The 2013 revision of ISO 27001 introduced a new concept: the risk owner. Since this concept brought quite a lot of confusion with information security practitioners, here’s an explanation of what the risk owner is, and whether the concept of asset owner from the old 2005 revision of ISO 27001 is still valid.
What is the asset owner, according to ISO 27001?
Both the old 2005 and new 2013 revisions of ISO 27001 have the concept of asset owner as a control in Annex A – this is basically nothing but determining who is responsible for each asset in your company. In terms of information security, assets are not only the information in electronic and paper form, but also software, hardware, services, people, facilities, and everything else that provides value to an organization.
Why is this asset ownership important? Because if no one is responsible for an asset then no one will take care of it – only by strictly defining who is responsible for each document, each server, each external service, etc. will you make sure that each of those assets is properly protected and managed; not having owners of the assets would mean anarchy.
Assed-based risk assessment
Where the 2005 and 2013 revisions are different is that 2005 required the identification of asset owners both during the risk assessment process and as control A.7.1.2 in Annex A, whereas the 2013 revision doesn’t have this requirement in the risk assessment process and only as control A.8.1.2 in Annex A.
What’s more, the 2013 revision does not require so-called asset-based risk assessment, which would identify the risks based on assets, threats and vulnerabilities – according to ISO27001:2013, your company can identify risks using some other (less complicated) method.
However, my opinion is that asset-based risk assessment will continue to be a dominant method for risk assessment – especially if you choose to apply controls A.8.1.1 (identification of assets) and A.8.1.2 (assigning the owners to those assets). If you do list those assets, then you have already done a good part of asset-based risk assessment; in such case, even in the 2013 revision it makes sense to list assets (and their owners) during the risk assessment process.
What is the risk owner according to ISO 27001?
So then, what is the risk owner? ISO 27000:2014 defines the risk owner as a “person or entity with the accountability and authority to manage a risk.” Basically, this is a person who is both interested in resolving a risk, and positioned highly enough in the organization to do something about it.
So, for instance, an asset owner of a server might be the IT administrator, and a risk owner for risks related to this server might be his boss, the head of the IT department. The IT administrator will manage the server on a day-to-day basis, while the head of the IT department will take care of, e.g., investing in better protection, providing training to the IT administrator, etc.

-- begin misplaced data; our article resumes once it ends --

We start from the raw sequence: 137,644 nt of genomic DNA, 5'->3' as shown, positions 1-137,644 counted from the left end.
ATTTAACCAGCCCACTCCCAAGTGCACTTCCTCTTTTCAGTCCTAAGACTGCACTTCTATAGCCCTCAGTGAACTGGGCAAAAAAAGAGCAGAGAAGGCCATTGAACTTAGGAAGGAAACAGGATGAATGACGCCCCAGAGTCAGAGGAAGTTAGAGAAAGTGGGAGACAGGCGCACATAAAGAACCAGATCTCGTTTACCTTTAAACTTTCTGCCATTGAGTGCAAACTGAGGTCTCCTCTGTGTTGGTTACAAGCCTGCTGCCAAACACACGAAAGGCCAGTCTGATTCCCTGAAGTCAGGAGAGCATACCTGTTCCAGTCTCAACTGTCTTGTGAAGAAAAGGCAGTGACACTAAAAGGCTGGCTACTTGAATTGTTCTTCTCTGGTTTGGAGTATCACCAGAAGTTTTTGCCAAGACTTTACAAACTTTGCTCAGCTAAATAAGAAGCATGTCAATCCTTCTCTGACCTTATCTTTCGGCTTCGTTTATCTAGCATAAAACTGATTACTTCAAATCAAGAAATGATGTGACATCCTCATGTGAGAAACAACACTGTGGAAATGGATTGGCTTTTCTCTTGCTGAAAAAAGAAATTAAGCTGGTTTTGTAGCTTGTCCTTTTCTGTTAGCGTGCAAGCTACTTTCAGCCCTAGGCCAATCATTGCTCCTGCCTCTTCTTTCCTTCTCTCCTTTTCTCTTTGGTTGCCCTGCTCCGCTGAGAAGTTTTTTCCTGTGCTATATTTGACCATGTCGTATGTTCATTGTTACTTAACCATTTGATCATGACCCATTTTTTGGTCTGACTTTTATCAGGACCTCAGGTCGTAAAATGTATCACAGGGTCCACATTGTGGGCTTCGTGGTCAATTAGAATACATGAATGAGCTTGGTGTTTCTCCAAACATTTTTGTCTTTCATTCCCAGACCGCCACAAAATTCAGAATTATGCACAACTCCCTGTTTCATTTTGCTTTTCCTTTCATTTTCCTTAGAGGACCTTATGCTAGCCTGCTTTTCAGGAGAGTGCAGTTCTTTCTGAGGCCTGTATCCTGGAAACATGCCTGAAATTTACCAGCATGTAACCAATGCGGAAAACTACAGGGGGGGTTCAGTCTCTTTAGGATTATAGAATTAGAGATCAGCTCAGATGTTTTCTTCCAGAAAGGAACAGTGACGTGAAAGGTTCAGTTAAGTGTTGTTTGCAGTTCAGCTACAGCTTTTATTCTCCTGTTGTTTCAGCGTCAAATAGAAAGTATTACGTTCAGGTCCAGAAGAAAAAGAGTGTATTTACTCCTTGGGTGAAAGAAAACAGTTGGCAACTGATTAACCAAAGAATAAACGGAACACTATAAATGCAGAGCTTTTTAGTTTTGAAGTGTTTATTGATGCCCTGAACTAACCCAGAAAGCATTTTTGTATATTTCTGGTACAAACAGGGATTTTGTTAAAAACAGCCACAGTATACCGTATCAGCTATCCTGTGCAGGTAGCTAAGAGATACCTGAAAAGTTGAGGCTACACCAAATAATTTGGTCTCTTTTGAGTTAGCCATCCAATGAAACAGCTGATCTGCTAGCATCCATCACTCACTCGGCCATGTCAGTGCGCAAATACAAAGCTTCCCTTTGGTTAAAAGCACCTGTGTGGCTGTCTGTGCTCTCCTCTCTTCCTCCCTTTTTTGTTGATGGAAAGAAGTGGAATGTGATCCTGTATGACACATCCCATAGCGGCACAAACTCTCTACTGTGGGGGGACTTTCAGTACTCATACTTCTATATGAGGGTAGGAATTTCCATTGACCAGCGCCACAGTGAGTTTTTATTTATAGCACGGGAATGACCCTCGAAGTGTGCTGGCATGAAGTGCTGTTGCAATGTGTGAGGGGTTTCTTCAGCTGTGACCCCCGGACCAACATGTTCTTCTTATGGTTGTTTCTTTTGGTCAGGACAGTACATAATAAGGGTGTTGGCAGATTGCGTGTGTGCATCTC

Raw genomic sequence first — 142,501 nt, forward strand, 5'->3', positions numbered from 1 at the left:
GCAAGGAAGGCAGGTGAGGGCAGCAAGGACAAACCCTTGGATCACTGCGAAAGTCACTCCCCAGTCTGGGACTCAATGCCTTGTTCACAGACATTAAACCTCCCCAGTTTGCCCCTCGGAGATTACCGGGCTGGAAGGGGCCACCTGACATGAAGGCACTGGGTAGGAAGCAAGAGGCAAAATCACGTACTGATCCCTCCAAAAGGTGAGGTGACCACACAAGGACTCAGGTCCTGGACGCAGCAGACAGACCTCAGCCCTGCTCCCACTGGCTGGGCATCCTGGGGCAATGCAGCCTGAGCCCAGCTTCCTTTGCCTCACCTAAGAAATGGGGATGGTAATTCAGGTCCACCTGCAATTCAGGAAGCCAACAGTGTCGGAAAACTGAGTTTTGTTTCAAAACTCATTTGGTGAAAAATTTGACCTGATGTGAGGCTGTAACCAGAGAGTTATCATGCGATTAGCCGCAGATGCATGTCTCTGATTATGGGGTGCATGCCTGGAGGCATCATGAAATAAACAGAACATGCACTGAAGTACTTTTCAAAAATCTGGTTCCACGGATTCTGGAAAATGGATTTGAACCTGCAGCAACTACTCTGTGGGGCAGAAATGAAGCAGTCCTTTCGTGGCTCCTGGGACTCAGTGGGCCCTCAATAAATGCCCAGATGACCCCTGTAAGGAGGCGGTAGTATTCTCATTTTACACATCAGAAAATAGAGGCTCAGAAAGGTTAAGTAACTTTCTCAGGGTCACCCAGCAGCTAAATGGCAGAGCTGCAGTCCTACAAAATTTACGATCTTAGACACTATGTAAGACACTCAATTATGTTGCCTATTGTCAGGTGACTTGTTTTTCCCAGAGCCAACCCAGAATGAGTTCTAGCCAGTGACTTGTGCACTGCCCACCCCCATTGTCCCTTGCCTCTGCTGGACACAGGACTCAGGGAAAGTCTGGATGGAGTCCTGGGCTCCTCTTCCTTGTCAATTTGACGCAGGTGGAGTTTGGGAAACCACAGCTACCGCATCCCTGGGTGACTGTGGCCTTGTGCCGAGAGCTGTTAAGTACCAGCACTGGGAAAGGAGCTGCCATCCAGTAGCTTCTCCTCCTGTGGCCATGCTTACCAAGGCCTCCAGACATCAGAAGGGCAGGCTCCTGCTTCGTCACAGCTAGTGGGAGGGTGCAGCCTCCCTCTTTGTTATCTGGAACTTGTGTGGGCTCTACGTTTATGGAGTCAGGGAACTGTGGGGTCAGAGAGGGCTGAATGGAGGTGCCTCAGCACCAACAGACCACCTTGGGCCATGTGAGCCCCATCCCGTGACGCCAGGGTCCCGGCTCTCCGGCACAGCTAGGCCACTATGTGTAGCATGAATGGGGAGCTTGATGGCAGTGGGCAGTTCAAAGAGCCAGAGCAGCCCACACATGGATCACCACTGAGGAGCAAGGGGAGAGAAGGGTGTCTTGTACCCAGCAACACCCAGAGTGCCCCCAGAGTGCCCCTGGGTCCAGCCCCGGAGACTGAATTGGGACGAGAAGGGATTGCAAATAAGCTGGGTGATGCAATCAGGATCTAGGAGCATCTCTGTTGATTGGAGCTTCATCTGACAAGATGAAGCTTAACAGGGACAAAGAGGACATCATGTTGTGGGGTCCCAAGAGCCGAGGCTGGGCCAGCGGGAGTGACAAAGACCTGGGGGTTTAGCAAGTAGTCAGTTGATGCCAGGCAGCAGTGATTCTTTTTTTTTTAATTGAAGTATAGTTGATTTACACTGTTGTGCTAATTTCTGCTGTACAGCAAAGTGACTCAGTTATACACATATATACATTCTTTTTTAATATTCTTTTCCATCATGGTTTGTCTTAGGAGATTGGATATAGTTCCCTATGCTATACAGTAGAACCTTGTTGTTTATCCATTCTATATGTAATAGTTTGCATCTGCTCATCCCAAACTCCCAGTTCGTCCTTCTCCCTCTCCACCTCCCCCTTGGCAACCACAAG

In my opinion, the concept of risk ownership was introduced because very often, the asset owners did not have enough authority to resolve potential risks; besides, this concept also exists in ISO 31000, so this way ISO 27001:2013 was made compliant with ISO 31000.
How to choose the risk owners
When choosing risk owners, you should aim for someone who is closely related to processes and operations where the risks have been identified – it must be someone who will feel the “pain” if the risks materialize – that is, someone who is very much interested in preventing such risks from happening. However, this person must be also positioned highly enough so that his or her voice would be heard among the decision makers, because without obtaining the resources this task would be impossible. So, it seems to me that mid-level managers are often the best candidates for risk owners.
Even though the standard allows an entity to be a risk owner (e.g., a department or a business unit), I would not advise it – it is always better to have one individual who is in charge of resolving a problem than to have a group of people. For instance, if the head of the IT department is responsible for resolving the risk, it will be done much more quickly than if you had the whole IT department responsible for the same risk.
When it comes to appointing the risk owners, it is best done through the Risk treatment plan, since this is an action plan on how to resolve the risks – you should simply define for each risk who is responsible for implementing the controls. Read also Risk Treatment Plan and risk treatment process – What’s the difference?
To conclude, companies should determine both risk owners and asset owners when implementing ISO 27001 – the easiest way would be to determine them during the risk assessment process. And, by doing this properly, the implementation and operation of their information security will be a much easier job.
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